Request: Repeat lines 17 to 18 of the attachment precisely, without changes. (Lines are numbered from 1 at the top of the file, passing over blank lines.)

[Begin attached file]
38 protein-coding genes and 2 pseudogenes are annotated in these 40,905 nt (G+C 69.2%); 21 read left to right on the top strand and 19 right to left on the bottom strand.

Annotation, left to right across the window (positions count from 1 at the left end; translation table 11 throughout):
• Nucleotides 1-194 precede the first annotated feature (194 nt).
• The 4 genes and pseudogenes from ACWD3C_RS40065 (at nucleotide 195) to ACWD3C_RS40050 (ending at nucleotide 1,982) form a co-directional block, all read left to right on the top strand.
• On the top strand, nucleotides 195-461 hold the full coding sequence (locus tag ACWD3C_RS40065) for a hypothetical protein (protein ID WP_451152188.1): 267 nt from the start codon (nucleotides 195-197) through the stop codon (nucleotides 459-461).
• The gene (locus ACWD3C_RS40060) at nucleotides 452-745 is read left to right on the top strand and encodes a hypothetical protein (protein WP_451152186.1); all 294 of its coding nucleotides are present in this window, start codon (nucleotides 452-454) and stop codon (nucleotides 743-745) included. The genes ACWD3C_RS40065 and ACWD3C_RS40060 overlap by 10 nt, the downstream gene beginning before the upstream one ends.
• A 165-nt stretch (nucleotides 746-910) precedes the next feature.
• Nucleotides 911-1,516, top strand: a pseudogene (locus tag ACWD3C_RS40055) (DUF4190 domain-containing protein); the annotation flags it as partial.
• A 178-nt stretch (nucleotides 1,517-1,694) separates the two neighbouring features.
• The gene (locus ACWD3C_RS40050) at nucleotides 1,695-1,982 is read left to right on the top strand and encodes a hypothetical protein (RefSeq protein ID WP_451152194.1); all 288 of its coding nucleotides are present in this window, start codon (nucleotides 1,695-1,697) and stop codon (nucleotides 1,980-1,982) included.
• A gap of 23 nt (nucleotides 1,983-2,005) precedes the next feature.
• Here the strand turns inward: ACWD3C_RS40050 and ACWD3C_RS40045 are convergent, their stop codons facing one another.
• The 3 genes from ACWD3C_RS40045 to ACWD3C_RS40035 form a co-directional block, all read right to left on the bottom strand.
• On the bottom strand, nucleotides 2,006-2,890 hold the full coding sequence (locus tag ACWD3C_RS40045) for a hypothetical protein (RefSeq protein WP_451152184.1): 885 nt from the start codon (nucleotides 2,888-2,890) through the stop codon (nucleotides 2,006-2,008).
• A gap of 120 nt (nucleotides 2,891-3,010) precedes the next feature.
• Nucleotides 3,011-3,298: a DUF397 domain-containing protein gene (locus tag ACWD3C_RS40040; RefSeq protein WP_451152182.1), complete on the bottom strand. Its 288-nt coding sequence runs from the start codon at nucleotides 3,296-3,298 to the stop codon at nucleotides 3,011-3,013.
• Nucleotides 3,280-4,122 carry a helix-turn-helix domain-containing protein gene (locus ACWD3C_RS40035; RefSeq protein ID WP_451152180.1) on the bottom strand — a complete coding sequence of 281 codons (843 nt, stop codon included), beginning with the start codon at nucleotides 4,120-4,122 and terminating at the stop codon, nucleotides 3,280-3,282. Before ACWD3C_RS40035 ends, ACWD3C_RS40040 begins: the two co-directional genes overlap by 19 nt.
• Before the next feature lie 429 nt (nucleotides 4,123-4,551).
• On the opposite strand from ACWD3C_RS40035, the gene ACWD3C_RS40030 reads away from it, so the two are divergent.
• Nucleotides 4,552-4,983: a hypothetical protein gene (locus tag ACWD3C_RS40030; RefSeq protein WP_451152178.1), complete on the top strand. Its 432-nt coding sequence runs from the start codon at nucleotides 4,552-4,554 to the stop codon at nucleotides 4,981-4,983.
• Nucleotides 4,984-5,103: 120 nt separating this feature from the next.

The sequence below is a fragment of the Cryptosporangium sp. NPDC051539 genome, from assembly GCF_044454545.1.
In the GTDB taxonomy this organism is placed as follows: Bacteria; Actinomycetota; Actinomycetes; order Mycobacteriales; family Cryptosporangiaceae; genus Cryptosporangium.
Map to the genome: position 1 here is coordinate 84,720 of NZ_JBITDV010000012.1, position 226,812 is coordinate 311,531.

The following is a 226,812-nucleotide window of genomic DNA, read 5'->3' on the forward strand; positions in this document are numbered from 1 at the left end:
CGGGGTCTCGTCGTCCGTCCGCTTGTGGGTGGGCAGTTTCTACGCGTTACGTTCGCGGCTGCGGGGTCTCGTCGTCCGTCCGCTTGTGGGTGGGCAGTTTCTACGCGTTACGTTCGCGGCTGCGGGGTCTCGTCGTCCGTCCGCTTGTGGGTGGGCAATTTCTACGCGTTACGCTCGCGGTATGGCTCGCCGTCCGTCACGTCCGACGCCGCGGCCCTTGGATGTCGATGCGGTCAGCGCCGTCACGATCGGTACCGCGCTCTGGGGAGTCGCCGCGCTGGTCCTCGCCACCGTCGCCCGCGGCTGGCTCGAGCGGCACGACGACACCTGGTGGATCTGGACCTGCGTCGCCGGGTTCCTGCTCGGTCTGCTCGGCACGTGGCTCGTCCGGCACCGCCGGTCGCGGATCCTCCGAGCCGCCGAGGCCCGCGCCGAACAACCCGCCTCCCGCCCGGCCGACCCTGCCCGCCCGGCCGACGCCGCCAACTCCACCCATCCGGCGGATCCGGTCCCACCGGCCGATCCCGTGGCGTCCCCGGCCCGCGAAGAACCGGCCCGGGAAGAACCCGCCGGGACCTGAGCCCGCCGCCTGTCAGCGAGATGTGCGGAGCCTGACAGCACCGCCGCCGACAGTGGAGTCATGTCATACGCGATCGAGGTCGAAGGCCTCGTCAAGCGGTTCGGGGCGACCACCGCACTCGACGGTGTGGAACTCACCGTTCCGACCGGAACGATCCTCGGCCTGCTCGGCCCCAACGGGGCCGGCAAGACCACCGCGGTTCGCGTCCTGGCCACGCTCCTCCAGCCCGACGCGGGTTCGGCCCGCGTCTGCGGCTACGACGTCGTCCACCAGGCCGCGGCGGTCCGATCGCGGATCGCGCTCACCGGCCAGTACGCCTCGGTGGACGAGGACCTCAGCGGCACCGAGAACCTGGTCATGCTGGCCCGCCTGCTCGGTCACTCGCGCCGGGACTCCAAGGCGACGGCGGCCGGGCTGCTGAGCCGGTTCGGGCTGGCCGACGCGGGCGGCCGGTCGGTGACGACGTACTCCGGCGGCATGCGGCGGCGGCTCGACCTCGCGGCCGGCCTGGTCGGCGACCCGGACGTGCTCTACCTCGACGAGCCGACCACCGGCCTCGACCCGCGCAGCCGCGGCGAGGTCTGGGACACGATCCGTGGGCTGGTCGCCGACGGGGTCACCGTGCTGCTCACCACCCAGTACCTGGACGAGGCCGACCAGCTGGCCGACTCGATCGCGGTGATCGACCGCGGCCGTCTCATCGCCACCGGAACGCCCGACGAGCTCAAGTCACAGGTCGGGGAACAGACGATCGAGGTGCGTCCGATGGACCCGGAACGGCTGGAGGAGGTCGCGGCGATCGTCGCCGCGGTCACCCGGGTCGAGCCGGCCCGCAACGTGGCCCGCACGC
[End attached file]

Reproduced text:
• Nucleotides 3,280-4,122 carry a helix-turn-helix domain-containing protein gene (locus ACWD3C_RS40035; RefSeq protein ID WP_451152180.1) on the bottom strand — a complete coding sequence of 281 codons (843 nt, stop codon included), beginning with the start codon at nucleotides 4,120-4,122 and terminating at the stop codon, nucleotides 3,280-3,282. Before ACWD3C_RS40035 ends, ACWD3C_RS40040 begins: the two co-directional genes overlap by 19 nt.
• Before the next feature lie 429 nt (nucleotides 4,123-4,551).